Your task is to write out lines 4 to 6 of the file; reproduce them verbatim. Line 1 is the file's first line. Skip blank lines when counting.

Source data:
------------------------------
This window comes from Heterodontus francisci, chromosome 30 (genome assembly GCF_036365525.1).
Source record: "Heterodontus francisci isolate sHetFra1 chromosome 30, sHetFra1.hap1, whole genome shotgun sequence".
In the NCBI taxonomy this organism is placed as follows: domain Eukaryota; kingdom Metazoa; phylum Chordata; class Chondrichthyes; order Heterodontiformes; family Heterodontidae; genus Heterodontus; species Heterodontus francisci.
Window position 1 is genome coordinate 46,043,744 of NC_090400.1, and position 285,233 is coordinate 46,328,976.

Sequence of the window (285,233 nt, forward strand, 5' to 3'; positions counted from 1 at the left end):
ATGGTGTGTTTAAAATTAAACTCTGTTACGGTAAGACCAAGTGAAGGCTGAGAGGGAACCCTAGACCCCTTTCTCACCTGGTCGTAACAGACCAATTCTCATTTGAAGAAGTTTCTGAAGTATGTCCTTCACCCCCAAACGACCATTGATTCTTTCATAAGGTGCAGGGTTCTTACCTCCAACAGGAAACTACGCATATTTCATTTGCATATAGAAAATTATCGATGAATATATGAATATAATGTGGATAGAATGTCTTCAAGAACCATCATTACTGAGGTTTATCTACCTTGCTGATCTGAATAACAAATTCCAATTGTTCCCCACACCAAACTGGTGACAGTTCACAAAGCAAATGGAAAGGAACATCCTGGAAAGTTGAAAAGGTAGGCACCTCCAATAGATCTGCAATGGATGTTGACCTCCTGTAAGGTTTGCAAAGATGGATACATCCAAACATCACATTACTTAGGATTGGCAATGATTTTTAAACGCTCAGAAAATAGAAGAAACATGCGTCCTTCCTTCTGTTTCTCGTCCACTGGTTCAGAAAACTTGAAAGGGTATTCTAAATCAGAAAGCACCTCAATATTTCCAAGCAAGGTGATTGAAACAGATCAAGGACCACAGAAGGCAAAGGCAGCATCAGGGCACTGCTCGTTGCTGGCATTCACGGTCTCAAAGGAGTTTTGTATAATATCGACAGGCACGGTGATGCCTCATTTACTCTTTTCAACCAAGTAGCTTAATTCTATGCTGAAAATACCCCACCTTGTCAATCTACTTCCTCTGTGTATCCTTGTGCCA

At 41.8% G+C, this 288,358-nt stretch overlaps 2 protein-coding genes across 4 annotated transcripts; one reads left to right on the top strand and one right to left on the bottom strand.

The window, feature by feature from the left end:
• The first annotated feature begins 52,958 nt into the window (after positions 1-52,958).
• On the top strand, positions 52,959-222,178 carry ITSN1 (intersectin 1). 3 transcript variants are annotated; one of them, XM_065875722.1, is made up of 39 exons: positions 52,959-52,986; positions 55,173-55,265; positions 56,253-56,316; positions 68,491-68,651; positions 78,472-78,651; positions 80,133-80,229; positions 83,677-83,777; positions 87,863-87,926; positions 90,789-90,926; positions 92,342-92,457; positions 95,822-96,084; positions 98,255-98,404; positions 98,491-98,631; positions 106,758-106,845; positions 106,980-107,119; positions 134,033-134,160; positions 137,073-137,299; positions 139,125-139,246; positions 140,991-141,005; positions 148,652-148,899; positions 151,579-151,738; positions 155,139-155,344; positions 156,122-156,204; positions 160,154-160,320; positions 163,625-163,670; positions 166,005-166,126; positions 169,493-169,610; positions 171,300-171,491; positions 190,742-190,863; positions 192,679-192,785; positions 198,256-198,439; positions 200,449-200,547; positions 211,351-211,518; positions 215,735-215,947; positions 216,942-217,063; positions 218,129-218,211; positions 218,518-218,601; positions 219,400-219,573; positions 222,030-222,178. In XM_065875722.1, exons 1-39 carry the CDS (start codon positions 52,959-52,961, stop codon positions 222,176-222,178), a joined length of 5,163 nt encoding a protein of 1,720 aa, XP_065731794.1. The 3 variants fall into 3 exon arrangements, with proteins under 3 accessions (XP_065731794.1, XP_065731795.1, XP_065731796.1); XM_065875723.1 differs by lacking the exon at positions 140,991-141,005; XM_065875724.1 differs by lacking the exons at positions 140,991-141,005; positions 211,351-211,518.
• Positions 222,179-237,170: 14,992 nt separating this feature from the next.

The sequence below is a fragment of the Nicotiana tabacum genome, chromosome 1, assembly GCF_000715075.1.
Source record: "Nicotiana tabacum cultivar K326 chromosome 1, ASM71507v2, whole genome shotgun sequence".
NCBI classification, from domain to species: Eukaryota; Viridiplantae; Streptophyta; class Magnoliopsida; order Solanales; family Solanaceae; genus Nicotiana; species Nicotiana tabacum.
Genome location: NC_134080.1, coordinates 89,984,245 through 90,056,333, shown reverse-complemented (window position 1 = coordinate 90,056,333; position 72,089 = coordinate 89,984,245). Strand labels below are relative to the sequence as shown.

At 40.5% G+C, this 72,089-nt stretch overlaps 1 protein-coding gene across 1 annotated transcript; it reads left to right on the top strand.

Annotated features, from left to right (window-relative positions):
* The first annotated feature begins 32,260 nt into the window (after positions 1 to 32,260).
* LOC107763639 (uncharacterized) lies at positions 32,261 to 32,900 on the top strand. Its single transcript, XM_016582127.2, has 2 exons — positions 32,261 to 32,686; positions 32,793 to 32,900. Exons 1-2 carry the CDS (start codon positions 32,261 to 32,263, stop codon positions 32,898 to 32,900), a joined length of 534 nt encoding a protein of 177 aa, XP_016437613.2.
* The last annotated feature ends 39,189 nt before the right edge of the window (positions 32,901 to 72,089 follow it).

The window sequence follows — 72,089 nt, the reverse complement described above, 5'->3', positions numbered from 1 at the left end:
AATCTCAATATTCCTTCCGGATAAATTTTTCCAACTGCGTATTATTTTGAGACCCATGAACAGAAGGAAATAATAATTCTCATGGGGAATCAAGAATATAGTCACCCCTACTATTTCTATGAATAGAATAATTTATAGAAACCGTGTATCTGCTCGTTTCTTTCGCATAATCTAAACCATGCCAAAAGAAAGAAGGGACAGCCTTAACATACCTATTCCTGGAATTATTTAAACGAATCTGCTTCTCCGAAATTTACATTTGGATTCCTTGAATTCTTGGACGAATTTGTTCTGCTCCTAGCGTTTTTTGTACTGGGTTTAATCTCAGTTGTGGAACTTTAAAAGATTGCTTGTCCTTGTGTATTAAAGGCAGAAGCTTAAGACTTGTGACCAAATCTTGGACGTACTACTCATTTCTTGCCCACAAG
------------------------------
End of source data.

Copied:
Window position 1 is genome coordinate 46,043,744 of NC_090400.1, and position 285,233 is coordinate 46,328,976.

Sequence of the window (285,233 nt, forward strand, 5' to 3'; positions counted from 1 at the left end):
ATGGTGTGTTTAAAATTAAACTCTGTTACGGTAAGACCAAGTGAAGGCTGAGAGGGAACCCTAGACCCCTTTCTCACCTGGTCGTAACAGACCAATTCTCATTTGAAGAAGTTTCTGAAGTATGTCCTTCACCCCCAAACGACCATTGATTCTTTCATAAGGTGCAGGGTTCTTACCTCCAACAGGAAACTACGCATATTTCATTTGCATATAGAAAATTATCGATGAATATATGAATATAATGTGGATAGAATGTCTTCAAGAACCATCATTACTGAGGTTTATCTACCTTGCTGATCTGAATAACAAATTCCAATTGTTCCCCACACCAAACTGGTGACAGTTCACAAAGCAAATGGAAAGGAACATCCTGGAAAGTTGAAAAGGTAGGCACCTCCAATAGATCTGCAATGGATGTTGACCTCCTGTAAGGTTTGCAAAGATGGATACATCCAAACATCACATTACTTAGGATTGGCAATGATTTTTAAACGCTCAGAAAATAGAAGAAACATGCGTCCTTCCTTCTGTTTCTCGTCCACTGGTTCAGAAAACTTGAAAGGGTATTCTAAATCAGAAAGCACCTCAATATTTCCAAGCAAGGTGATTGAAACAGATCAAGGACCACAGAAGGCAAAGGCAGCATCAGGGCACTGCTCGTTGCTGGCATTCACGGTCTCAAAGGAGTTTTGTATAATATCGACAGGCACGGTGATGCCTCATTTACTCTTTTCAACCAAGTAGCTTAATTCTATGCTGAAAATACCCCACCTTGTCAATCTACTTCCTCTGTGTATCCTTGTGCCA